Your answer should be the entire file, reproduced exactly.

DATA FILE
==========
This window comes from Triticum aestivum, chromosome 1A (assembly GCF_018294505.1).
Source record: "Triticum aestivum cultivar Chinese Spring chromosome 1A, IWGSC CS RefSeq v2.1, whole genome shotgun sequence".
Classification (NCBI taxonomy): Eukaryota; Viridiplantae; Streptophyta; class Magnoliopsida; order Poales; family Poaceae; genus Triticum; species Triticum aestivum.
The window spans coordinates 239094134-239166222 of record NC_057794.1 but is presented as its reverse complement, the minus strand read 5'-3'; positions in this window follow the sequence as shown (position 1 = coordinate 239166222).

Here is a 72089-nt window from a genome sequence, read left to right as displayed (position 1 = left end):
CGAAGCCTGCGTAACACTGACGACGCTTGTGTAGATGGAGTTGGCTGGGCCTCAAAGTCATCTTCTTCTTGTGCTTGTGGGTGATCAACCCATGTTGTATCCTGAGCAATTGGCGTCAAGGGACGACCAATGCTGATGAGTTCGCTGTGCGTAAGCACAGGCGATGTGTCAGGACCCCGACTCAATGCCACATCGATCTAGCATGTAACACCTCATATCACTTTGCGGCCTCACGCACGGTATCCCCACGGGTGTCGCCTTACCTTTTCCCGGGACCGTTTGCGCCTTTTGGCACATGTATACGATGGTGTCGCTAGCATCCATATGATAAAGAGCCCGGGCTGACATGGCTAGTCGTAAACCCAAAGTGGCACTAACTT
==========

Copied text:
This window comes from Triticum aestivum, chromosome 1A (assembly GCF_018294505.1).
Source record: "Triticum aestivum cultivar Chinese Spring chromosome 1A, IWGSC CS RefSeq v2.1, whole genome shotgun sequence".
Classification (NCBI taxonomy): Eukaryota; Viridiplantae; Streptophyta; class Magnoliopsida; order Poales; family Poaceae; genus Triticum; species Triticum aestivum.
The window spans coordinates 239094134-239166222 of record NC_057794.1 but is presented as its reverse complement, the minus strand read 5'-3'; positions in this window follow the sequence as shown (position 1 = coordinate 239166222).

Here is a 72089-nt window from a genome sequence, read left to right as displayed (position 1 = left end):
CGAAGCCTGCGTAACACTGACGACGCTTGTGTAGATGGAGTTGGCTGGGCCTCAAAGTCATCTTCTTCTTGTGCTTGTGGGTGATCAACCCATGTTGTATCCTGAGCAATTGGCGTCAAGGGACGACCAATGCTGATGAGTTCGCTGTGCGTAAGCACAGGCGATGTGTCAGGACCCCGACTCAATGCCACATCGATCTAGCATGTAACACCTCATATCACTTTGCGGCCTCACGCACGGTATCCCCACGGGTGTCGCCTTACCTTTTCCCGGGACCGTTTGCGCCTTTTGGCACATGTATACGATGGTGTCGCTAGCATCCATATGATAAAGAGCCCGGGCTGACATGGCTAGTCGTAAACCCAAAGTGGCACTAACTT